Buying, starting or franchising a business

Franchising advantages and disadvantages

A franchise can be a great way to achieve your business ownership goals, but it’s not for everyone. When you’re thinking about whether a franchise business is right for you, weigh up these potential advantages and disadvantages.

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The franchising model

When you buy a franchise, you’re buying the right to use a prescribed ‘business format’ with an established brand, products, and business processes, for a set period. 

The business format is owned by the franchisor, who has developed it over time. They sell the rights to use their business format to franchisees, who pay an initial fee and ongoing royalties.

Franchising is a popular option for people wanting to go into business for themselves, because it can remove some of the risk and effort in setting up an independent business from scratch. In fact, statistics show franchises have a much lower failure rate than new business start-ups. 

However, like all businesses there are no guarantees of success and not all franchises are a good bet. It’s essential to consider the following pros and cons before you buy a franchise.

Brand recognition

When you buy an existing franchise, the name and reputation of the company are already established. You can leverage the brand’s reputation in market. Customers, suppliers, and staff are often more comfortable dealing with you because they know what to expect.

But what if things change? You may suffer if the brand loses its appeal to customers (for example, as a result of poor performance from the franchisor or other franchisees). Your ability to pivot, control the narrative, and ‘right the ship’ may be limited.


As part of a network, your business can be advertised more widely and more often, with economies of scale. You’ll also potentially benefit from marketing activity that other franchisees have undertaken (for example, in a nearby territory).

However, marketing plans may be limited to what is set by the franchisor. This could be a national or international approach that might not work for your region. And if you’re a creative type, or particularly entrepreneurial, the restrictions may be too limiting.


Franchisors will often foot the bill for training, induction, and onboarding into the franchise (but check your agreement, as this varies between franchisors). The training provided can sometimes mean that you’re able to enter a business or industry without necessarily having prior experience. 

Make sure you’re aware of any ongoing training costs and audit requirements, as these can require a substantial financial investment.

Support and networking

A franchise is only as successful as its franchisees – so most franchisors provide ongoing support, including operating manuals, HR support, and site or equipment assistance. You’ll likely have access to a network of other franchisees to share ideas and learn from their successes. Just make sure you factor in the costs of attending meetings and conferences – many franchisors will require you to attend these at your own expense.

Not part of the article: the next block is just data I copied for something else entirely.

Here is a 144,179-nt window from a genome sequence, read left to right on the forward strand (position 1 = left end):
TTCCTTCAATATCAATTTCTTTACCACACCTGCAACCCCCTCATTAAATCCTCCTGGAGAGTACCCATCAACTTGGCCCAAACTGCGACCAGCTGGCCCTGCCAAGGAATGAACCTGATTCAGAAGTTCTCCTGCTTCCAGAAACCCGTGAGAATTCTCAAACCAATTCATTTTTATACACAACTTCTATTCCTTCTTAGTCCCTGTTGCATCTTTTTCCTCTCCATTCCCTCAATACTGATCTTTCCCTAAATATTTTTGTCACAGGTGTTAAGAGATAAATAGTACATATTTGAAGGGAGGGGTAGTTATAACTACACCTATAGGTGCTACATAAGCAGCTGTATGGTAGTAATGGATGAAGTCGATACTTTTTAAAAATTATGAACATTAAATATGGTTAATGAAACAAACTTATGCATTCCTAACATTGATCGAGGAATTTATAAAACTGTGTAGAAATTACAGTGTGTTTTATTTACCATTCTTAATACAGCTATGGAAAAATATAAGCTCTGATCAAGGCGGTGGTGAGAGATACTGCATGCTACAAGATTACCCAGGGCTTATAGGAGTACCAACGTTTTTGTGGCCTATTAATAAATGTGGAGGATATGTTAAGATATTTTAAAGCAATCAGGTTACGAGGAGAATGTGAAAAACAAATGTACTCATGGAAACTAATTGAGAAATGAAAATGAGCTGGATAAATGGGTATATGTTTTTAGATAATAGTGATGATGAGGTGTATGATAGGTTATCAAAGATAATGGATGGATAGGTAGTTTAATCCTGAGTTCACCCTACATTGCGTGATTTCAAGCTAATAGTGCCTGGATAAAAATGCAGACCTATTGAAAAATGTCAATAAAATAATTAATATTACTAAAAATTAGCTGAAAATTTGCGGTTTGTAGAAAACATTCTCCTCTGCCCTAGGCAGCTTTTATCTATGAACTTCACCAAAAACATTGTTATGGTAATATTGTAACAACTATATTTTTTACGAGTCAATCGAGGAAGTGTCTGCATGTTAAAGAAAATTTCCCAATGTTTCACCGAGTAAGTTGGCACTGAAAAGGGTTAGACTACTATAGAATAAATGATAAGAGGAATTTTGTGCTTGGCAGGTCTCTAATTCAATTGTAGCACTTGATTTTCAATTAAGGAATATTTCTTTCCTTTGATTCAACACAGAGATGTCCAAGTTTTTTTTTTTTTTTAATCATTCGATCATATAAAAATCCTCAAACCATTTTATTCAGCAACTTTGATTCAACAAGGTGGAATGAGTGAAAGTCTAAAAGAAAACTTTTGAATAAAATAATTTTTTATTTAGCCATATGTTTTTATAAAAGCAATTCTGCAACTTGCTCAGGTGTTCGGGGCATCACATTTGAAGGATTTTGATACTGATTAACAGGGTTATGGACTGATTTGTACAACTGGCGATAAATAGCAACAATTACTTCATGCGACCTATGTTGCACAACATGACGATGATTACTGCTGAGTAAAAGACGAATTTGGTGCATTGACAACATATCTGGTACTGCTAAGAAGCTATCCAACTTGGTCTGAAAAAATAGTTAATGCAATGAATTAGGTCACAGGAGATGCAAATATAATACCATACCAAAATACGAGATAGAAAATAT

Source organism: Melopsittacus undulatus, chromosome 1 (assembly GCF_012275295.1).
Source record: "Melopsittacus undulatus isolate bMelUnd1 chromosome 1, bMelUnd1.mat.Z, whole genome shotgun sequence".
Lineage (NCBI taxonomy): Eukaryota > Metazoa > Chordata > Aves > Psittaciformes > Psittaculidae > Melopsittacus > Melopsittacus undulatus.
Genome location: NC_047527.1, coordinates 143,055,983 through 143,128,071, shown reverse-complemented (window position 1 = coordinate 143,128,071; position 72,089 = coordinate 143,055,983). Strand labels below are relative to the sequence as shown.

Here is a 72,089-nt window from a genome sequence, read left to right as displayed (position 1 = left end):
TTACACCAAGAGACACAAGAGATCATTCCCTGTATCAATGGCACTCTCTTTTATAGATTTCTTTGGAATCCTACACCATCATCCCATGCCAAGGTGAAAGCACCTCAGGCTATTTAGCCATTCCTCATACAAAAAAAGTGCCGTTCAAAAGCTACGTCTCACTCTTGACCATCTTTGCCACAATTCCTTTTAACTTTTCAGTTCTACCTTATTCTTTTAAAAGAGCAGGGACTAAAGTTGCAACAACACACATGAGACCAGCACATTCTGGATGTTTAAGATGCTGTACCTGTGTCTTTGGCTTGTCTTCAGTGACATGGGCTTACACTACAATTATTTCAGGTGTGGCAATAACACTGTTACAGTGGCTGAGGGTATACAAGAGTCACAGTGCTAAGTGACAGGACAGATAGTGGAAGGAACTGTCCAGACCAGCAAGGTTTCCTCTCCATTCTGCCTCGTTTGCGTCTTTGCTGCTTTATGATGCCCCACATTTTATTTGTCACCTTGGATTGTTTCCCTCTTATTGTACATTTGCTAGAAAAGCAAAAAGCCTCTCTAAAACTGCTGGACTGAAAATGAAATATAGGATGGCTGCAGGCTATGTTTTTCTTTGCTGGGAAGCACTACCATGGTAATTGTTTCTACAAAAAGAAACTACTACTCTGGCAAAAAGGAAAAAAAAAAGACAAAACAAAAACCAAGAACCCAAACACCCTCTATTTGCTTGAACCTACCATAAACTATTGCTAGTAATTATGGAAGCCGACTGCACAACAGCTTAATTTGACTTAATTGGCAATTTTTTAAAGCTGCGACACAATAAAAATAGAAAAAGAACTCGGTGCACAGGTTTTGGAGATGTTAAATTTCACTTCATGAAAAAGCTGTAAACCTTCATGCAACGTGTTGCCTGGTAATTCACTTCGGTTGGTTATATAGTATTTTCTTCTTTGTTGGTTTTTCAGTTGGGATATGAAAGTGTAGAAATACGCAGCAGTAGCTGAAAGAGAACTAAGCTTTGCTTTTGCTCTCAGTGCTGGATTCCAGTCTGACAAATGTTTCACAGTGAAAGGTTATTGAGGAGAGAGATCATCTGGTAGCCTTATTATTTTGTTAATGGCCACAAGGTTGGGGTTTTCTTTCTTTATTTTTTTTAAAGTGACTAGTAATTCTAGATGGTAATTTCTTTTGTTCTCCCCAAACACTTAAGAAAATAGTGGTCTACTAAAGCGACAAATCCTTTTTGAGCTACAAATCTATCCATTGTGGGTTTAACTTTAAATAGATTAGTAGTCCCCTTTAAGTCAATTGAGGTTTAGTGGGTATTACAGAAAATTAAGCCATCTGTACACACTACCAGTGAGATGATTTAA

A proven business model and brand are key, but don’t underestimate the ongoing role of the franchisor. Here are just a few of the things that a good franchisor will offer, not just at the start, but as your franchise grows.

  • Innovation – keeping your business thriving through new technology and better ways of working.
  • Benchmarking – updates on how your business compares to other franchisees and the wider industry.
  • Updated manuals and guides – practical tools on how you can implement better processes and practices.
  • Research – useful information about current industry and market trends.
  • Planning – helping you prepare for the future with updated plans and methods.


Because the franchisor has a proven system for establishing new franchises, they’re likely to work with you to set up your new business in the most efficient way. However, there are often specific franchise requirements (such as shop fitouts) that can be costly to purchase upfront. Because of the nature of a franchise, you might not have much wiggle room to negotiate these costs.

Suppliers and purchasing

The franchisor may negotiate and buy in bulk on behalf of all franchisees, so there’s often potential to benefit from economies of scale. But you may be restricted to purchasing from certain suppliers, which might not be the most beneficial or cost-effective for your region.

The bottom line

Owning a franchise may have unexpected financial benefits. For example, lenders are sometimes prepared to lend more to franchised businesses because of their strength and reputation, which could help your business grow faster. 

In some circumstances, you’ll have to pay fees to the franchisor even if you don’t make a profit. It’s important to review the terms of the franchise agreement carefully so you know what you’re getting into.

Franchises carry restrictions which may not suit you if you have big dreams. For example, if you want to sell your business to a third party, you’ll usually have to seek approval from the franchisor first. Ultimately, you have less control over how the business is run and less freedom to do things your way.

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